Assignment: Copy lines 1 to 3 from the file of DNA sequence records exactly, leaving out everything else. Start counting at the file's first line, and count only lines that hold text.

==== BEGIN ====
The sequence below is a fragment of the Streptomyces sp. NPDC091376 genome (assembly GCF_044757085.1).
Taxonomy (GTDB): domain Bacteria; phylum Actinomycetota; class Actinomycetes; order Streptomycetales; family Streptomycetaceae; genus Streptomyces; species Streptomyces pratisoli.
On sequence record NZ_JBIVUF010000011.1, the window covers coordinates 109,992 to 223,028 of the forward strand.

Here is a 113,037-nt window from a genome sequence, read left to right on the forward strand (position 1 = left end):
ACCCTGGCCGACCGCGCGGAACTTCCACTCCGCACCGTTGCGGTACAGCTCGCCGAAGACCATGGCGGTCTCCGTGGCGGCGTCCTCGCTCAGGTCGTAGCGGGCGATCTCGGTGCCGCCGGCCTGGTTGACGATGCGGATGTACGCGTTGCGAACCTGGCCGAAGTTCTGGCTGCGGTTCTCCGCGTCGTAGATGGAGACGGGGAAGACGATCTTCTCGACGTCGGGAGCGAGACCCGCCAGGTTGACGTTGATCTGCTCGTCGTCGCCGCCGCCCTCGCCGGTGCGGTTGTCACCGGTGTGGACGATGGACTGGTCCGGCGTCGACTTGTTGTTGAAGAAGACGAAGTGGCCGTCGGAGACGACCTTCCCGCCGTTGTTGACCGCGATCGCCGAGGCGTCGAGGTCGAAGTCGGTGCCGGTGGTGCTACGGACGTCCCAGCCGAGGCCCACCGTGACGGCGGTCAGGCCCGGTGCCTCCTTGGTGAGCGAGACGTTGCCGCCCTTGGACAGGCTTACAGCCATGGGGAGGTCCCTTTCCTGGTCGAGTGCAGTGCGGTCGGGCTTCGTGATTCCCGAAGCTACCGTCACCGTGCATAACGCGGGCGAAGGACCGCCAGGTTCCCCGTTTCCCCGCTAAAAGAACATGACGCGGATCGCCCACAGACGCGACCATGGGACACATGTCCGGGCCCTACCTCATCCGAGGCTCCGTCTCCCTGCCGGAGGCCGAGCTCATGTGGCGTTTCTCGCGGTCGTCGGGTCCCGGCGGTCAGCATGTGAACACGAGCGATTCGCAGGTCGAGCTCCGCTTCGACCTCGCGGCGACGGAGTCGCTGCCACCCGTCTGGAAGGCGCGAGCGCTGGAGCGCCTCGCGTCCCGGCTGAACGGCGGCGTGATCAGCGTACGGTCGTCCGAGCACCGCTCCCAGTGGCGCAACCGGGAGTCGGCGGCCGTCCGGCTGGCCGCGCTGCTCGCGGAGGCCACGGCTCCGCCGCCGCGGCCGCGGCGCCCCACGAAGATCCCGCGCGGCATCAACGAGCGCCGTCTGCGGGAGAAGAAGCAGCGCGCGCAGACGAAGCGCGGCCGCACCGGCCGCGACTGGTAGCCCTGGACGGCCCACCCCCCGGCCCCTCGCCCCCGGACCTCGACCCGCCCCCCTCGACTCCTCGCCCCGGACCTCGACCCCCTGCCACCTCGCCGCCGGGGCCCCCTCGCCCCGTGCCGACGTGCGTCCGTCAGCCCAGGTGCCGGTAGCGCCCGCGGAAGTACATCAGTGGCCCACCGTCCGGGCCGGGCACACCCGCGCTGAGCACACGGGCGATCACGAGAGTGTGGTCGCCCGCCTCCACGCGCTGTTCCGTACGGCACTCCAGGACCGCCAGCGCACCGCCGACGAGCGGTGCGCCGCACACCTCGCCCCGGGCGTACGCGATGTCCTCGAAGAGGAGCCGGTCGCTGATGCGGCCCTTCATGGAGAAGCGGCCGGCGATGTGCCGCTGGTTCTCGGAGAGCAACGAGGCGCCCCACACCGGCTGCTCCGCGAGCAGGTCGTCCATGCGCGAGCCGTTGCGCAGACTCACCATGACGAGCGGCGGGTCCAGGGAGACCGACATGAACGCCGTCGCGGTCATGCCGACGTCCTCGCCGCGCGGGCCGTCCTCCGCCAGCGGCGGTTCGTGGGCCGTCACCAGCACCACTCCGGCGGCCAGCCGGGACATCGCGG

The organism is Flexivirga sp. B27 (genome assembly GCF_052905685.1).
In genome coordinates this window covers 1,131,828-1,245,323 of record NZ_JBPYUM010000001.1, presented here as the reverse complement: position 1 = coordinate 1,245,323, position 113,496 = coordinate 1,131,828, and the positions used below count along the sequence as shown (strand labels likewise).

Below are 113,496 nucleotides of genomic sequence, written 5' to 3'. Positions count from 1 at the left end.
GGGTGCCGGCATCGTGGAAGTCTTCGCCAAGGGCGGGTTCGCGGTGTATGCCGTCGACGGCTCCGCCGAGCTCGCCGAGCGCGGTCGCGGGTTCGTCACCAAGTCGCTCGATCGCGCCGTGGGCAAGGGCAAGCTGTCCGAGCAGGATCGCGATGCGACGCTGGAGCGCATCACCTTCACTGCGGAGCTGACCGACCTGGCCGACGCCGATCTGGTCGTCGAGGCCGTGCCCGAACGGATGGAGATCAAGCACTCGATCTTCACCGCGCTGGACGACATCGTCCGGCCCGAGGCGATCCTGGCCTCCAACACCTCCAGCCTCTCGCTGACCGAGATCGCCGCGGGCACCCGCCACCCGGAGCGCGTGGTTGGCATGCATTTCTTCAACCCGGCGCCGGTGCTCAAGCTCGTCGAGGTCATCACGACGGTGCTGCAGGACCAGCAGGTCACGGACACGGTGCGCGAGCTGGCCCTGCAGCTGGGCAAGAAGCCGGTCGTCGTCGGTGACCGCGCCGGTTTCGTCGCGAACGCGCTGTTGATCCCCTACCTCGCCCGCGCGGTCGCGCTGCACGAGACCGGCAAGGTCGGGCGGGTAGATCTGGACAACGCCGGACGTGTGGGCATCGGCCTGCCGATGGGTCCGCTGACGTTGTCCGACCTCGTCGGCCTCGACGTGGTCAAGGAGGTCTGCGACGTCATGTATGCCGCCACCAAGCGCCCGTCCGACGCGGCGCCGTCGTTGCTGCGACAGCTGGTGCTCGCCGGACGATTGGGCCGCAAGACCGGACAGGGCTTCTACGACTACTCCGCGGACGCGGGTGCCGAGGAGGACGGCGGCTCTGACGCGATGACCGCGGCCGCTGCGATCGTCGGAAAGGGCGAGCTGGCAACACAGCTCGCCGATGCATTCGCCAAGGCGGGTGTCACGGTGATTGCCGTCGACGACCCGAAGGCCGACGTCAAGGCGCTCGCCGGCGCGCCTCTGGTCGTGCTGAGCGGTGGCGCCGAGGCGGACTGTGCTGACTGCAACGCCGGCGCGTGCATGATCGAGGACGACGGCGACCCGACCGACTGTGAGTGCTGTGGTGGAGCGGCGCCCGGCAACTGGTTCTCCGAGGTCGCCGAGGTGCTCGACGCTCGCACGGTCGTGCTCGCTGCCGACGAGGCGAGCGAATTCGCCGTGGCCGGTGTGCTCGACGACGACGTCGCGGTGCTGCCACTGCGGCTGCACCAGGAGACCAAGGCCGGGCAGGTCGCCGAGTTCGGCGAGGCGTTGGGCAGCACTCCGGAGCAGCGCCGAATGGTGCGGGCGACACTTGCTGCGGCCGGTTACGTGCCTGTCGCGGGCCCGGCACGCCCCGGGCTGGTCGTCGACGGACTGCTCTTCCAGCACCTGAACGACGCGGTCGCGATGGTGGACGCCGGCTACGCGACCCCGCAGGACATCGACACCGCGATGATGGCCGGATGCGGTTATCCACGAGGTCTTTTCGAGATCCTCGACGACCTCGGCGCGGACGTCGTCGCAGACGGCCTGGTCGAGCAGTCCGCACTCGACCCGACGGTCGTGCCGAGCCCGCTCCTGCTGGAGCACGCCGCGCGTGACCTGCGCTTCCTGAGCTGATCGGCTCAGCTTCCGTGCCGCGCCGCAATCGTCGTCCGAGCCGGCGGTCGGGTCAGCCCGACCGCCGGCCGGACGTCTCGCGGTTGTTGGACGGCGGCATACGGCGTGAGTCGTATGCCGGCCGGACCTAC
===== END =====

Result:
The sequence below is a fragment of the Streptomyces sp. NPDC091376 genome (assembly GCF_044757085.1).
Taxonomy (GTDB): domain Bacteria; phylum Actinomycetota; class Actinomycetes; order Streptomycetales; family Streptomycetaceae; genus Streptomyces; species Streptomyces pratisoli.
On sequence record NZ_JBIVUF010000011.1, the window covers coordinates 109,992 to 223,028 of the forward strand.